The official student newspaper of University of Wisconsin-Eau Claire since 1923.

The Spectator

The official student newspaper of University of Wisconsin-Eau Claire since 1923.

The Spectator

The official student newspaper of University of Wisconsin-Eau Claire since 1923.

The Spectator

Students help show off kiln invention

One professor and seven ceramic majors had the attention of art professors from all around the country from Oct. 25-28 in Denton, Texas.

The professor and students traveled to the University of North Texas to demonstrate how to set-up and operate associative professor of art and head of ceramics, Mike Weber’s new invention, the Anagama kiln. Weber was the main presenter at this wood firing conference, “Wood Fire Extravaganza-Hotter than a Texas Summer.”

Seniors John Lewis, Kristy Foss, Shannon Sullivan, David Zdrazil, Gerri Alger and juniors Melissa Grissman, and Dawn Carey went to assist Weber as co-presenters.

“They’re very knowledgeable with this tool,” Weber said.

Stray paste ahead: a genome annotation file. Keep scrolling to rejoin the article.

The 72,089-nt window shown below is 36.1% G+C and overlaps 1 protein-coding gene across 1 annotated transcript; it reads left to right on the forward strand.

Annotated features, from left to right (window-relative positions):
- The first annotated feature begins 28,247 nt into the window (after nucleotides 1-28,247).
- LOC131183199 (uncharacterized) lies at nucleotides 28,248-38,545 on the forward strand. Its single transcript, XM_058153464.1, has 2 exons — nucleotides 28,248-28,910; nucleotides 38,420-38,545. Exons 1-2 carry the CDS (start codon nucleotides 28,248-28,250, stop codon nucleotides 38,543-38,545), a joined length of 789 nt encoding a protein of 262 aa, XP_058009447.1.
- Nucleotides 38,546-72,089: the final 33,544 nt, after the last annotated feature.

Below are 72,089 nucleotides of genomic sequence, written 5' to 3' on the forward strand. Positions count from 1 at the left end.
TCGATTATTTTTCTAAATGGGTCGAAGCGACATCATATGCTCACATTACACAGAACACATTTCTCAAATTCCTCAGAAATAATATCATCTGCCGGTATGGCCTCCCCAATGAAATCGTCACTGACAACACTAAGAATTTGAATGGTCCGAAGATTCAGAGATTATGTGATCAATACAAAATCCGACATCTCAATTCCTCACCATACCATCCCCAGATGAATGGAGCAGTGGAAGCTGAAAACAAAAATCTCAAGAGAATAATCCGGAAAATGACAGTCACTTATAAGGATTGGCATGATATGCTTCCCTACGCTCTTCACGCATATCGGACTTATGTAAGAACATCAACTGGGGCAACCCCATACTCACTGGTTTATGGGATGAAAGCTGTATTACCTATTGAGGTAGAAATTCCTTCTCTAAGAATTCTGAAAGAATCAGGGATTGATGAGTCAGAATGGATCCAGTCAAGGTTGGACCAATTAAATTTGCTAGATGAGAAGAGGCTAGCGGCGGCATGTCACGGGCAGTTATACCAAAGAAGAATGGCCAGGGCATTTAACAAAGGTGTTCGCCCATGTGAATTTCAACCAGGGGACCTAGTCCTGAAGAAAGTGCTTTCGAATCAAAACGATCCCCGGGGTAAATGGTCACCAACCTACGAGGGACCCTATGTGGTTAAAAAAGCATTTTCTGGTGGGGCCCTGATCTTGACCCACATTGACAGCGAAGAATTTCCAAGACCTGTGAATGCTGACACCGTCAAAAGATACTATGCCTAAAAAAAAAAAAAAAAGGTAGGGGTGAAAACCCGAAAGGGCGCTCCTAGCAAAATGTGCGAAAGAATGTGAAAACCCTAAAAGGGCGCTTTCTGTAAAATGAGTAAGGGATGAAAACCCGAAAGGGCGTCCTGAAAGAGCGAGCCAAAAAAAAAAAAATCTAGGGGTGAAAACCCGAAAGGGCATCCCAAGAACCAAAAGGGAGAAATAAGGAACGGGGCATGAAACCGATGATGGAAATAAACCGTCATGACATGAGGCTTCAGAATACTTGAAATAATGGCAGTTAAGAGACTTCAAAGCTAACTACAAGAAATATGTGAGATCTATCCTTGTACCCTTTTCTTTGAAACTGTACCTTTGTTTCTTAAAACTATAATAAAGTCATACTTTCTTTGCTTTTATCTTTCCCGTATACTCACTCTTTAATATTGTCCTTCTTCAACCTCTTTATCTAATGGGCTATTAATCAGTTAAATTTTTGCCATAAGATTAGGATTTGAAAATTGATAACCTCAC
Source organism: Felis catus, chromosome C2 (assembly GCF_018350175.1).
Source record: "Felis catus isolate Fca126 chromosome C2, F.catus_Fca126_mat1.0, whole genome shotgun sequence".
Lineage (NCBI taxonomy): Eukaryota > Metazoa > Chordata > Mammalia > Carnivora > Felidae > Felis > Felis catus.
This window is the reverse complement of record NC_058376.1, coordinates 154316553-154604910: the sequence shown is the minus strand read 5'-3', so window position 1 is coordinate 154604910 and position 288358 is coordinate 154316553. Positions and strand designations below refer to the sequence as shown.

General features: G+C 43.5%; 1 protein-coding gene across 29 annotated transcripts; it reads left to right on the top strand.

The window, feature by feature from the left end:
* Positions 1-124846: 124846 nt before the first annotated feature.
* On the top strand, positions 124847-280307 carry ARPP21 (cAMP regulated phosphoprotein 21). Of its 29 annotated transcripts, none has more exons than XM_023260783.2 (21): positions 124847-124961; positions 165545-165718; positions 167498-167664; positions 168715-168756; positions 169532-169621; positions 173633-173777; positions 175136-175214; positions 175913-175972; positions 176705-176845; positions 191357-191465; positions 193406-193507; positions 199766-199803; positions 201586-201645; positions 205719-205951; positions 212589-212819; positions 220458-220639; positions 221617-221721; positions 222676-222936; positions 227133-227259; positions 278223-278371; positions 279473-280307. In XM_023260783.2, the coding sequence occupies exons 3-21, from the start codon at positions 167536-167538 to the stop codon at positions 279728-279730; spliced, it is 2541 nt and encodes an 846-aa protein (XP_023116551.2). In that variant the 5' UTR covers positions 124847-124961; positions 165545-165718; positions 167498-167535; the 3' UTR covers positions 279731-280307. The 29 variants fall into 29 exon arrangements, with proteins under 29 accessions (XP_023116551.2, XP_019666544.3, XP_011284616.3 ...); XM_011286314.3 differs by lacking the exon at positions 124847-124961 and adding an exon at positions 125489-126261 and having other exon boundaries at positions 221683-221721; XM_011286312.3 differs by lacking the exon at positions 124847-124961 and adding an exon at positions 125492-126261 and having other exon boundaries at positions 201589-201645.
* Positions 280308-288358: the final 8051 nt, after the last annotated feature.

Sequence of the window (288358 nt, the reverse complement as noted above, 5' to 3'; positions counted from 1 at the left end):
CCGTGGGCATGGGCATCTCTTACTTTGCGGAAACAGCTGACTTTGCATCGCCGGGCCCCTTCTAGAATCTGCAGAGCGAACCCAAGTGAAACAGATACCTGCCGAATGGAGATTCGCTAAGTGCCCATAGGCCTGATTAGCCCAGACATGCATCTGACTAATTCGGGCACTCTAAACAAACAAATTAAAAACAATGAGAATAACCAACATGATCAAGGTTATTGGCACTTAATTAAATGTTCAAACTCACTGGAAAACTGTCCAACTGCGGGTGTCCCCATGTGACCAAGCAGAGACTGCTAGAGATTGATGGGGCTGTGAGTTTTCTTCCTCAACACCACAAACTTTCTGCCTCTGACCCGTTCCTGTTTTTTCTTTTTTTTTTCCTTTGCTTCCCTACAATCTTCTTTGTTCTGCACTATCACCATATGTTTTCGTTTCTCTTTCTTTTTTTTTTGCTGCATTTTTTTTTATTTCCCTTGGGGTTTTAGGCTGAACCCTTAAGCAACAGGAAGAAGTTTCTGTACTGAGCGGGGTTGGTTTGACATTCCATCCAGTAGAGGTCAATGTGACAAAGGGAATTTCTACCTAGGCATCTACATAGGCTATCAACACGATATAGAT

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“I was inspired to build a small kiln like this because most kilns are too large and copy Japanese kilns – it’s kind of like a Volkswagen because it’s really easy to build and you can control it,” Weber said.

Another inspiration was working with one of the best living wood firing artists, Shiro Psujimura, when he was in Nara, Japan, he said.

Weber nicknamed his kiln “Rocket Man.”

“It’s just like a little rocket. It’s a fierce kiln,” he said. It roars, it fires really hot and fast and is powerful.”

The art department provided some of the money for the students and Weber to travel, but the University Office of Research and Grants was the main donator.

“Travel is healthy and refreshing for everybody,” Weber said. “Students are inspired a lot and are refreshed.”

Gene Hood, art department chair, gave credit to the university for supporting the traveling.

“The university really supported its students. They gave a very handsome grant,” Hood said. “The students did a terrific job.”

Professors at the conference complimented Weber on the excellence of his graduate students. But after hearing they were all undergraduates, they couldn’t believe it, Hood said.

“It was a blast,” Sullivan said. “Everyone worked really well together and the Texans were impressed by how we built the kiln.”

About 150 studio artists and educators attended the conference. Other ceramic demonstrators, like clay artist, Mitsuo Kakutani, showed his work by using the Korean wheel.

Besides Texas and Wisconsin, Rocket Man has blasted off to Montana.

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Students help show off kiln invention